According to Wikipedia: Meservey is a city in Cerro Gordo County, Iowa. It is part of the Mason City Micropolitan Statistical Area. Meservey was founded in 1886, shortly after a railroad line was built connecting Mason City and Fort Dodge. It takes its name from the Meservey Brothers who were railroad employees at this time. The western portion of town was originally known as Kausville, and eventually merged into Meservey, and is still legally known as the "Kausville Addition". As of the census of 2000, there were 252 people living in Meservey.

According to the Belmond News: A barn quilt class will be held at the Reformed Church here (in Meservey), on October 20 and 26. Missy Huling of Garner will be the instructor. The 4x4 board, paint and instructions will be provided at a cost of $55. To register call Mary Schlichting at 358-6259.

Quilt Trail Sampler Quilt

From the Web Site of the Appalachian RC&D Council's Quilt Trail™ in Northeast Tennessee! Win a one of a kind Quilt Trail Sampler Quilt with replicas of each of the quilt squares on the Quilt Trail! This opportunity is offered in cooperation with the First Frontier Quilters. The drawing will take place on October 30th, 2009, on WJHL News Channel 11 Morning Edition with Josh Smith.

Quilt Trail Raffle Tickets

6 Tickets for for $10.00
9 Tickets for for $15.00
12 Tickets for for $20.00
15 Tickets for for $25.00

Quilt Trail Poster

$8.00 tax included plus $5.00 shipping and handling for the first product, $1.00 for each item thereafter. 16” x 24” on 100# stock with a matte finish suitable for framing. Comes with a Key that names every pattern and tells farm name, address and GPS coordinates.
Shipping: $5

Quilt Trail Mouse Pad

$8.00 tax included plus $5.00 shipping and handling (for the first item, save and buy more - additional items ship at $1.00 each.

Friday, October 9, 2009

WOW... I have a lot to catch up on, and it will not happen in one day. My plate (life), seems to have very full lately, and it continues to offer me lots of challenges and opportunities. I am thankful for every moment that I have, often wishing that there was more of me to go around, yet being constantly reminded to live in the day. We should each appreciate what we have, and be thankful. We need to make the most of our opportunities, and share what we have with those less fortunate than ourselves. That's enough preaching about life & circumstances for now.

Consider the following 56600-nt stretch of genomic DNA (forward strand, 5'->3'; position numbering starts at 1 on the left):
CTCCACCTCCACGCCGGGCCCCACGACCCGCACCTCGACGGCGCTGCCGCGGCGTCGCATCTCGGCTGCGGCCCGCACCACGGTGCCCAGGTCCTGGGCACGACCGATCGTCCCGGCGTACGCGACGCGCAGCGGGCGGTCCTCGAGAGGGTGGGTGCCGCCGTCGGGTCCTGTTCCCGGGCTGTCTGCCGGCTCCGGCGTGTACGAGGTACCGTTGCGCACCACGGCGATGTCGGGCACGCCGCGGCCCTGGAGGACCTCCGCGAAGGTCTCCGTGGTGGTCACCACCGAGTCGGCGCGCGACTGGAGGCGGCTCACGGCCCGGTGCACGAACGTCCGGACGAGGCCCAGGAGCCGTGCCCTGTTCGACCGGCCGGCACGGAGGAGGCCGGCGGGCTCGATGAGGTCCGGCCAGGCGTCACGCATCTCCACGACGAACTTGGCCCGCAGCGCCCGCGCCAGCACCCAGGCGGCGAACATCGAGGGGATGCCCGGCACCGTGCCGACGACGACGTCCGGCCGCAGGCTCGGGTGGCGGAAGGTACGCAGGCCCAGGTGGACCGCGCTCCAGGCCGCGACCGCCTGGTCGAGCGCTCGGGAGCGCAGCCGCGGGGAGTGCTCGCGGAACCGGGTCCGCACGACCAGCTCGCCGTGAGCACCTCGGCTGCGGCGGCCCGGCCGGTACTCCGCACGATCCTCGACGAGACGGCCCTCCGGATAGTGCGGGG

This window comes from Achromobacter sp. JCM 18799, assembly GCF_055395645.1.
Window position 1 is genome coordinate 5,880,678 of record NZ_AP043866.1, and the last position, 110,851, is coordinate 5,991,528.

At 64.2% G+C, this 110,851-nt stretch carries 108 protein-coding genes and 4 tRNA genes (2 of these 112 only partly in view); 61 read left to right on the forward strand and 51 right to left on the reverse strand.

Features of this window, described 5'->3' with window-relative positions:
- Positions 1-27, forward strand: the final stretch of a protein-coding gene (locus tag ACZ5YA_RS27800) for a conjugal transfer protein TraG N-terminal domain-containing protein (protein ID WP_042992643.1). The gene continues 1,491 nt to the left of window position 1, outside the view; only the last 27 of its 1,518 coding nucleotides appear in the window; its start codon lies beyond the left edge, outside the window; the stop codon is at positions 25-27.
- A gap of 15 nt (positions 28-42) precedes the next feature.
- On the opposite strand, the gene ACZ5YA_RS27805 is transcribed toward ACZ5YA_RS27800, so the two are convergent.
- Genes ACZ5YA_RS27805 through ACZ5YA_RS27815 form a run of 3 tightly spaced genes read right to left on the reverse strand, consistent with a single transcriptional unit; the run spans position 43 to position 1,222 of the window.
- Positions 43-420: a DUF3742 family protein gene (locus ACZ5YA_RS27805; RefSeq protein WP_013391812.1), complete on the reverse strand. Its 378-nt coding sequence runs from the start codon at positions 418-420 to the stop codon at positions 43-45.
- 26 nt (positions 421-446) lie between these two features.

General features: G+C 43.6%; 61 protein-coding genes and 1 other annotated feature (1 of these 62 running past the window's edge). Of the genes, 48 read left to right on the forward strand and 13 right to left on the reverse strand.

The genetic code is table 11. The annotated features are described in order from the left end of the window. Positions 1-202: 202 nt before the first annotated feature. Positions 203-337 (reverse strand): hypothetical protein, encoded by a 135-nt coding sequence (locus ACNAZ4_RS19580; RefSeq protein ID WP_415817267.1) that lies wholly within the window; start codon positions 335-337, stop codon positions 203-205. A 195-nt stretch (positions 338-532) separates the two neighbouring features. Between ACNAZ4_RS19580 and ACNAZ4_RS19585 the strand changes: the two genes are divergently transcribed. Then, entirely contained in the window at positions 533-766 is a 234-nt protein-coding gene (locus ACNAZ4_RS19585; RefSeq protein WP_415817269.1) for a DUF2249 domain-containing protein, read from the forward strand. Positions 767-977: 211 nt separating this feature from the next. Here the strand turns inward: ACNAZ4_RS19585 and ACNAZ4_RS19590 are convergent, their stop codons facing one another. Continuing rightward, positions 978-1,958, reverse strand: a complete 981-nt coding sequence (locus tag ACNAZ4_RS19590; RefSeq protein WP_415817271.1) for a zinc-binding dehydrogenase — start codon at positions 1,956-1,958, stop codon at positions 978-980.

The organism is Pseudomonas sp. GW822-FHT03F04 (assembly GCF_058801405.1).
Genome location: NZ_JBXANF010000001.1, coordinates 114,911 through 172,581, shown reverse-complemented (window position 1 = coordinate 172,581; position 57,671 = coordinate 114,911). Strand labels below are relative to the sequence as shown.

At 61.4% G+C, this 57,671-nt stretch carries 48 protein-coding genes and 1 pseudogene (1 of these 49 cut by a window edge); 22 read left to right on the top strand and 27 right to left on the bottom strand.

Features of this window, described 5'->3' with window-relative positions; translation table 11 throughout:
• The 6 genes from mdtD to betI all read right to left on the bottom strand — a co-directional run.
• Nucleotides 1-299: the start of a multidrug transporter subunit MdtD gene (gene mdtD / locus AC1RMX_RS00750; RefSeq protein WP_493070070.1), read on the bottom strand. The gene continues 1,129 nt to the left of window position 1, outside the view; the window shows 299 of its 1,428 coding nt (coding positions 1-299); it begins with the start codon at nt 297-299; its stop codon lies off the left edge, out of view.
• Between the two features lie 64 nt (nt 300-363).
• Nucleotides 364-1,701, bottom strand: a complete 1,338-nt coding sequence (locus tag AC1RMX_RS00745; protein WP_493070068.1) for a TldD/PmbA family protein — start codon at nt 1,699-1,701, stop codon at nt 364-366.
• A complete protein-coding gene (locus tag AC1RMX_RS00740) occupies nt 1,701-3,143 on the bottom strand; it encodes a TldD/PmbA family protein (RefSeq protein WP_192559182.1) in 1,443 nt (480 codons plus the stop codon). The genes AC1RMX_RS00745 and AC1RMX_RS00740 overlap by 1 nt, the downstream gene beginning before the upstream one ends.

I dove into a personal Barn Quilt Project a little more than a month ago. I was not able to spend all of my time devoted to it, but I have done the following: painted eight 4' x 4' Quilt Blocks (shown below), immersed myself into, and completed a certification class on entrepreneurship, constructed the outline of my business plan, and put myself into a local outdoor art show. These are just steps in the journey, and I will certainly have more to share.

There are plenty of new Barn Quilt, Quilt Barn and Quilt Trail notices that I have received over the past month (and I will be sharing), but there is one in particular that I would like to make notice of. That is the inauguration of the American Quilt Barns web-site at http://www.americanquiltbarns.com/ . This is designed to be an interactive social networking site, hopefully tying together the multitude of quilt trails and fans across the country. Anyone can join, and there is no charge. Started by Donna Sue Groves and a group of friends, this site will bring a new focus and direction to what I like to call a real grass roots art movement. This is one that will continue to blossom.

... and thanks to all who support the site: